Alexander Campbell and Thomas Jefferson
A Comparative Study of Two Old Virginians


    In an effort to describe Jefferson's idea of "the Good Life," the noted historian H. W. van Loon speaks of him as the American counterpart of the English yeoman. While yeoman is of uncertain meaning, he sees it as referring to those younger sons of a family of free landowners who did not share in the inheritance with their older brothers and who therefore by way of individual initiative worked their way to the top. The yeomen were proud of their freedom; they belonged to no group and refused to be categorized as either nobles or lords. They were what might be called the "natural aristocracy" in that they achieved nobility of character and wealth through self application.

    A yeoman might be poor, but he realized he had certain natural rights and these were precious to him. His cottage, no matter how simple or dilapidated, was his own, and even the king himself could not cross the threshold of that edifice unless he had provided himself with an official warrant. Mr. van Loon quotes William Pitt as saying of the yeomen: "Even the poorest of them may, in his own cottage, bid defiance to all the forces of the Crown. That cottage may be frail; its roof may shake; the wind may blow through the seams of the walls. The storms may enter it. The rain may enter it. But the King of England cannot enter and all of the King's forces dare not cross the threshold of the shrined tenement of a free man."

    One begins to grasp Jefferson's sense of the good life when he weighs the meaning of a freeman. Freedom to Jefferson not only meant that a man is a king in his own house, which was so precious to the yeomen, but it made possible the two virtues he stressed beyond all others: self-reliance and self-respect.

    Jefferson was philosophically speaking a utilitarian, which means that he believed happiness should be one's goal in life. Jeremy Bentham, a British philosopher who was contemporary with Jefferson, fathered Utilitarianism through his teaching that the only intrinsic good is pleasure and the only intrinsic evil is pain. His adage was that the social institutions should produce "the greatest happiness for the greatest number." Jefferson wrote much the same way. While he admitted that "perfect happiness was never intended by the Deity to be the lot of one of his creatures in this world" he nonetheless believed that God "has very much put in our power the nearness of our approaches to it."

    He liked to quote Horace: "Enjoy today and put as little trust as possible in the morrow." And Euripides: "More easily shalt thou bear thy sickness with quietness and a noble courage; to suffer is man's fate." And Cicero: "We follow our fate here and there wherever it takes us. Whatever will happen, destiny must be overcome, by bearing it." These quotations sound more stoical than utilitarian, and he was of course greatly influenced by the ethics of the Stoics. But it was the Epicureans that supported his happiness principle.

    Speaking of the influence of these ancient philosophies upon Jefferson's thinking, Adrienne Koch says: "Epicureanism seemed to provide the goal for the good life, Stoic discipline was the method of attaining it." (The Philosophy of Thomas Jefferson, p. 7) The goal for man is the greatest possible happiness; the method of attaining it is discipline of the will.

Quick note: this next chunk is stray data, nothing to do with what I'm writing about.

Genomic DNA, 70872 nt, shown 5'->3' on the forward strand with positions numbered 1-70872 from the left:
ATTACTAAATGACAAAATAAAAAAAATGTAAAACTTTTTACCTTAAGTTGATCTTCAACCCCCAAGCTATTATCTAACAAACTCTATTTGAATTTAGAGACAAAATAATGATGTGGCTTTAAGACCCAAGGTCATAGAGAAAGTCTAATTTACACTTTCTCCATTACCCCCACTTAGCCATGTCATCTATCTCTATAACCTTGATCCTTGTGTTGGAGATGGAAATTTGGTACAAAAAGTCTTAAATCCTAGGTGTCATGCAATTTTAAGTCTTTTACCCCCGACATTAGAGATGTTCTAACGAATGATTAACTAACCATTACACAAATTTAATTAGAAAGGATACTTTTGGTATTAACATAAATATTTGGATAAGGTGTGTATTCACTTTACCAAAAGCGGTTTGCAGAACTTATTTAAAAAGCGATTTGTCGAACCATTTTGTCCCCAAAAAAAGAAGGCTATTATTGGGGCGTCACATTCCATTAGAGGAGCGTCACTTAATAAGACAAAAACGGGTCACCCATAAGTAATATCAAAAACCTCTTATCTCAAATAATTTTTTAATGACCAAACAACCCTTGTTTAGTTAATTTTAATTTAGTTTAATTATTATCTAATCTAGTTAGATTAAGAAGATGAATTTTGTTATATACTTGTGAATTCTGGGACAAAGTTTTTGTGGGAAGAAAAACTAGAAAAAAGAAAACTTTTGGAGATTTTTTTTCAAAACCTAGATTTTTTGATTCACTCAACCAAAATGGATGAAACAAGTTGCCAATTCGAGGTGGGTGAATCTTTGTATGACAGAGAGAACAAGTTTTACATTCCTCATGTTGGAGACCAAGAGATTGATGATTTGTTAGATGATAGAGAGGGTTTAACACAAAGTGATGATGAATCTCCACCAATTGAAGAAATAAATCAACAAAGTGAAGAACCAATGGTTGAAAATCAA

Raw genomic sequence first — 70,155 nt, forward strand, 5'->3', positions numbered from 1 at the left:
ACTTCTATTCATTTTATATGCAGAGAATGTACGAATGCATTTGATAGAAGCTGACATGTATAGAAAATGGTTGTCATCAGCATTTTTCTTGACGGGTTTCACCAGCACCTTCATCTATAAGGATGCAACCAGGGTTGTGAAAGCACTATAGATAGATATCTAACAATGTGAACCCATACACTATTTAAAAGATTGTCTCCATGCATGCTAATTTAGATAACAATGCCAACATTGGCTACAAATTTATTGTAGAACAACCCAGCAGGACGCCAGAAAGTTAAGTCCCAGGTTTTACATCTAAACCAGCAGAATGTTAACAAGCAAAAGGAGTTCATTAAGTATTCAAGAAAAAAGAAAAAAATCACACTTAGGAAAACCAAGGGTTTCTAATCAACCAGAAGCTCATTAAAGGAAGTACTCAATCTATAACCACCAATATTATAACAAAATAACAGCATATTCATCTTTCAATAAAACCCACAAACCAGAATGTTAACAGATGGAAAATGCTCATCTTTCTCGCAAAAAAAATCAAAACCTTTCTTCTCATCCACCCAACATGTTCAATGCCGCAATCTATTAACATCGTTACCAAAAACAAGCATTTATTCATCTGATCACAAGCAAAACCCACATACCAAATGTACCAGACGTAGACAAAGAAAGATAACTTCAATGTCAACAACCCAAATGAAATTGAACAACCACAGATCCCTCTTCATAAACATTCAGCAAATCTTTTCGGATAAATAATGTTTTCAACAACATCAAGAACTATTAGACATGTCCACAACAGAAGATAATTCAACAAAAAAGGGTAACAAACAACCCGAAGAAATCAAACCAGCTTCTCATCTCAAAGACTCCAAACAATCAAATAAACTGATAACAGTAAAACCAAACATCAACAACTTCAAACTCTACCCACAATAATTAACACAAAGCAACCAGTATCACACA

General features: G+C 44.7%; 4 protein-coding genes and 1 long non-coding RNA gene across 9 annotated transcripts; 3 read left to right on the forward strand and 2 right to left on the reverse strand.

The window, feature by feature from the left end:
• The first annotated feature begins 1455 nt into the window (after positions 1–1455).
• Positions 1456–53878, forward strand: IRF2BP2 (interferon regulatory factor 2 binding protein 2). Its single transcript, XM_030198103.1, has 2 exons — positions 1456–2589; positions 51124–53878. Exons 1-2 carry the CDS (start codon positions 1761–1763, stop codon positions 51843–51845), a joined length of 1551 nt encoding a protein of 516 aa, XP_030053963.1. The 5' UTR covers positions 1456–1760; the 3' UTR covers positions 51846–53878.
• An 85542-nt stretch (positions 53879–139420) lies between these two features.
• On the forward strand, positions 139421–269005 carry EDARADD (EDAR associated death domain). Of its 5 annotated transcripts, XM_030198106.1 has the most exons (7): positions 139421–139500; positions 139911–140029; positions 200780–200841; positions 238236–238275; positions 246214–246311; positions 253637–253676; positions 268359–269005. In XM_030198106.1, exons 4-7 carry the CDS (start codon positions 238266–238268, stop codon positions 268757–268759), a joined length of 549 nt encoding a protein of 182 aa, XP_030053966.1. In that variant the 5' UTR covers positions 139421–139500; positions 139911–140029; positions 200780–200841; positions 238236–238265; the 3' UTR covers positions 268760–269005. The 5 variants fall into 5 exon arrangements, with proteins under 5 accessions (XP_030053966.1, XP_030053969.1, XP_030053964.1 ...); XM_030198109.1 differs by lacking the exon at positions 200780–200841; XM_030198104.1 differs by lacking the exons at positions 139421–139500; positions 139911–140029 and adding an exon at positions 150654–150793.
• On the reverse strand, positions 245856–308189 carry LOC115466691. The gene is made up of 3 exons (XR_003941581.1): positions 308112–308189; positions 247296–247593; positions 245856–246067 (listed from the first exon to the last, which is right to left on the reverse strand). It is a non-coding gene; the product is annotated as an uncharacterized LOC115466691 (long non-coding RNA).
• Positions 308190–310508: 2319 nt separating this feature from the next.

As much as he stressed the stoical concept of self-discipline, still he believed that circumstances could not be ignored. To be happy one must place himself in that circumstance most conducive to happiness. It is here that his hatred for big cities finds expression. He thought of the people in the crowded slums of Europe's big cities as so many "sardines in a box." He hated such conditions with a passion, and he believed that such urban life is the cause of most human misery. He contrasted such scenes with the wide open spaces of his own beloved Virginia, where every man could have a bit of soil he could call his own. It was his conviction that man's only real chance for happiness is to be close to the soil, for it is there that he finds freedom and independence. The good life, therefore, is the rural life. The Creator never intended that man live as they do in the tenements of big cities.

    Central to Jeffersonian ethics is self-understanding. It is the man who knows himself that is free. Man has the natural right to be himself. It is morally wrong for any man, whether he be king or priest, to have such power over another that he cannot act and think for himself. Monticello was something sacred to him, not simply because it was his home all his life, but, as van Loon puts it, "there he could be himself and to be one's self seemed to him the highest form of human happiness."

    Some thirty years ago the famous American historian James Truslow Adams produced a book entitled Jeffersonian Principles in which he listed those principles of "The Art of Living" that he thought most noteworthy in Jefferson's thinking. One he mentions is Jefferson's insistence that the human mind gains more by looking forward than backward. This was part of his effort to free the mind from the bigotry caused by the clerical canonization of the past. Adams also refers to Jefferson's reference to indolence, extravagance and infidelity to duty as cardinal sins. Many of us would shrink from his plea that "the maxim of buying nothing without the money in our pocket to pay for it would make of our country one of the happiest upon earth."